The above jurisdictional shortcomings of the complaint, although vitally necessary to confer jurisdiction upon this court, are for the most part curable by an amendment where, as it appears here, true diversity does in fact exist. My usual practice in such situations is to grant the plaintiff leave to amend to properly plead jurisdiction. Parenthetically I might observe that § 1653 of Title 28 which authorizes such action must be based upon some wholly chimerical legal fiction unintelligible to me; either upon the allegations of a complaint a court has or does not have jurisdiction and if the latter is the case I fail to see how it, the court, can be deemed to have the power to give such leave to amend so as to properly plead and give itself jurisdiction. However, despite insufficient pleading still another reason exists why this court does not have jurisdiction over the instant complaint.

Personal jurisdiction over the bodies of the defendants must be obtainable and obtained. None of the defendants are residents of this State and further, none were served in this State. The 1963 Amendment to Rule 4(e) of the Federal Rules of Civil Procedure (Title 28) resolved any prior uncertainties as to permissible methods of adequately obtaining service upon such nonresidents. Generally, the Rule justifies the use by federal courts of the so called "long arm" statute, if any, of the state in which the district court is held. Illinois has such a statute. Ill.Rev.Stat. Ch. 110, § 17.

As applicable here § 17 conditions its use to situations wherein the person sought to be served has, in the State of Illinois, engaged in one of the four enumerated acts spelled out in the statute. The two acts relevant to this discussion are "the transaction of any business" or "the commission of a tortious act". The statutes application and use is further qualified by limiting its scope only to those actions which arise from the doing of the requisite act.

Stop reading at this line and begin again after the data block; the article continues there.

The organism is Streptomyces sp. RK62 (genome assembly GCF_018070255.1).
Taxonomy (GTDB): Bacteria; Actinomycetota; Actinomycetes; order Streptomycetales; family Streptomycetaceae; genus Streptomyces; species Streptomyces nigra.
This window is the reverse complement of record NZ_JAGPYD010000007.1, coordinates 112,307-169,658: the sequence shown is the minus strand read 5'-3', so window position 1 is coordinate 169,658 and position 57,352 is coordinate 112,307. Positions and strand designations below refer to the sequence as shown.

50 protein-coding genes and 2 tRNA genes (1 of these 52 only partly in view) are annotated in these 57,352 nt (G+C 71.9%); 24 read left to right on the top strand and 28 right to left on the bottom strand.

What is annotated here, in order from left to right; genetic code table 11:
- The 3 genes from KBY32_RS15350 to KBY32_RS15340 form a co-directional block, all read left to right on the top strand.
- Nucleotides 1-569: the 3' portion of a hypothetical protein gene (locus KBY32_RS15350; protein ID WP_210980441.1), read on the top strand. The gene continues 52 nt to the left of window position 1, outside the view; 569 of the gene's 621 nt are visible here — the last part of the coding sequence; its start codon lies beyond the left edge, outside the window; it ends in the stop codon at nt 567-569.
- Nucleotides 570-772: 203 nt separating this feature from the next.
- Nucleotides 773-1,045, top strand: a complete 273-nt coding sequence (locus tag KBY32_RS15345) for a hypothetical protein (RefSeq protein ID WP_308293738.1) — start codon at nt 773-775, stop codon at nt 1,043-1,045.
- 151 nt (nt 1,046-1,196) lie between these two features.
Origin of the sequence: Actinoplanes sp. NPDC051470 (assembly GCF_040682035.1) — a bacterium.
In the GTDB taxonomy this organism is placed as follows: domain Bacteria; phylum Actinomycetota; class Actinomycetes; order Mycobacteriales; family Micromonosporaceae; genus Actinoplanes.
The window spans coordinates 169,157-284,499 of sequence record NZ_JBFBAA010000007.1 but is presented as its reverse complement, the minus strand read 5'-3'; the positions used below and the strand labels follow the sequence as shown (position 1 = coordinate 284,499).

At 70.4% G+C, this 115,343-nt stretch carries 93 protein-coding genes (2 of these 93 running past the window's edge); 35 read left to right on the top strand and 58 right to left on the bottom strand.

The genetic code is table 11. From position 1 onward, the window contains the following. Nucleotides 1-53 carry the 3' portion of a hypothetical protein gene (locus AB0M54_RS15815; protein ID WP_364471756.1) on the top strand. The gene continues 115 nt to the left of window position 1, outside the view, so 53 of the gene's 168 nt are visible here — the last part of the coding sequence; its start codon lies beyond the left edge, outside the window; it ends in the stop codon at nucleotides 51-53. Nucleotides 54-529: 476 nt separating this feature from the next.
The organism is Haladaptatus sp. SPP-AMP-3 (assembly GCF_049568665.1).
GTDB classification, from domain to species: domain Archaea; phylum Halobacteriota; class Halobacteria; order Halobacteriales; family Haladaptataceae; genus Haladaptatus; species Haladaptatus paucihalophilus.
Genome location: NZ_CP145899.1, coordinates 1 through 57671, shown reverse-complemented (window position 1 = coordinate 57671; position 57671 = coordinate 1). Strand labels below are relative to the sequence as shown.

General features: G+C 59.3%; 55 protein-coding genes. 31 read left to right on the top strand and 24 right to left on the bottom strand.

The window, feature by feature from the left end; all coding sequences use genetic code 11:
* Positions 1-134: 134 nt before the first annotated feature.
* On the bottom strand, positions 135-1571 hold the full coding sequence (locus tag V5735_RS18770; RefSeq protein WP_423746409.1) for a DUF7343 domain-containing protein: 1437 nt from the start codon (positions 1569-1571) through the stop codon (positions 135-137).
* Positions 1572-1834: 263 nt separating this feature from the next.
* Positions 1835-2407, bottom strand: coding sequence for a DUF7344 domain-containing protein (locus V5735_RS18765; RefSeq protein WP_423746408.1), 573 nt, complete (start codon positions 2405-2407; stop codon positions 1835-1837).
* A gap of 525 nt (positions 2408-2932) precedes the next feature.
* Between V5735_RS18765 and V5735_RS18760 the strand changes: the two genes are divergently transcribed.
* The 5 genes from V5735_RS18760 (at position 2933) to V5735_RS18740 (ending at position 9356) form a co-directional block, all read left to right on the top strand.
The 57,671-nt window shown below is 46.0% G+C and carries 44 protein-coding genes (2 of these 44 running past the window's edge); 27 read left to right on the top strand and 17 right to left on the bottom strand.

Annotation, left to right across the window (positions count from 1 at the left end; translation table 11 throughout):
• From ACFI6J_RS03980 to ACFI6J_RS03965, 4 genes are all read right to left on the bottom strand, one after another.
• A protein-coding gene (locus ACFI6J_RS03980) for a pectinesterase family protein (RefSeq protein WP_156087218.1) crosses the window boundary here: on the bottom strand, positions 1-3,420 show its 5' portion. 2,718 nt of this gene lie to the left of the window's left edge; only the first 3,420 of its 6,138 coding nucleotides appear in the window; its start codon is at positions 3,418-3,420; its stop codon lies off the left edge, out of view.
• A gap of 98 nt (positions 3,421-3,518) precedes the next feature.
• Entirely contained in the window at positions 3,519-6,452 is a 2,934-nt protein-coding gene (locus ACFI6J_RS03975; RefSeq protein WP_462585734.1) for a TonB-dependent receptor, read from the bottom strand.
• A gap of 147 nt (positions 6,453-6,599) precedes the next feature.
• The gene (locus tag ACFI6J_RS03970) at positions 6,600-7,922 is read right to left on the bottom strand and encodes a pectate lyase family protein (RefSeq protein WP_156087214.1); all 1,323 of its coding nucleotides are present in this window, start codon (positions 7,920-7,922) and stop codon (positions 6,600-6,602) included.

The instant complaint viewed in its best light falls far short of sufficiently pleading a § 17 situation. The alleged scheme or conspiracy purportedly occurred only in the State of Iowa. Commendably, plaintiff's attorney is cognizant of this fact and does not attempt to claim a tortious act commission in this State. He does however, in an amendment to this complaint, attempt to establish a "doing business", jurisdictional basis. This attempt falls far short of satisfying the minimal requirements of "doing business". Initially, no doubt for the most part a consequence of the obvious facts, none of the defendants are alleged to have performed any business in Illinois. Rather, it is alleged that Walter T. Shriner "* * * during his lifetime maintained an active account at the Harris Trust and Savings Bank of Chicago, doing much of his banking and stock transferring directly with said bank from his home in Iowa * * *". He also "* * * continually did business with the brokerage house in Chicago, Illinois known as Farrwell-Chapman Co. * * *". And as to Mary Cophine Davidson, after her father's death, she * * "continued to do business * * *" with the brokerage firm and "* * * it is believed * * * continued to use said bank for a period after her father's death."

Assuming all of the above acts had been properly pleaded as to the defendants, still I am of the opinion and I do now find that there is not or would not be a sufficient showing or pleading as would satisfy the Illinois "doing business which gives rise to the suit" requirement, much less the ever present constitutional requirement of "minimum contact". International Shoe Co. v. Washington, 326 U.S. 310, 66 S.Ct. 154, 90 L.Ed. 95; Orton v. Woods Oil & Gas Co., 249 F.2d 198 (7th Cir.); Rensing v. Turner, D.C. Ill., 166 F. Supp. 790; Grobark v. Addo Machine Co. Inc., 16 Ill.2d 426, 158 N.E.2d 73.

Accordingly, the cause is dismissed for want of jurisdiction. Plaintiff's "Petition for Rule to Show Cause" now becomes moot and need not be and is not considered.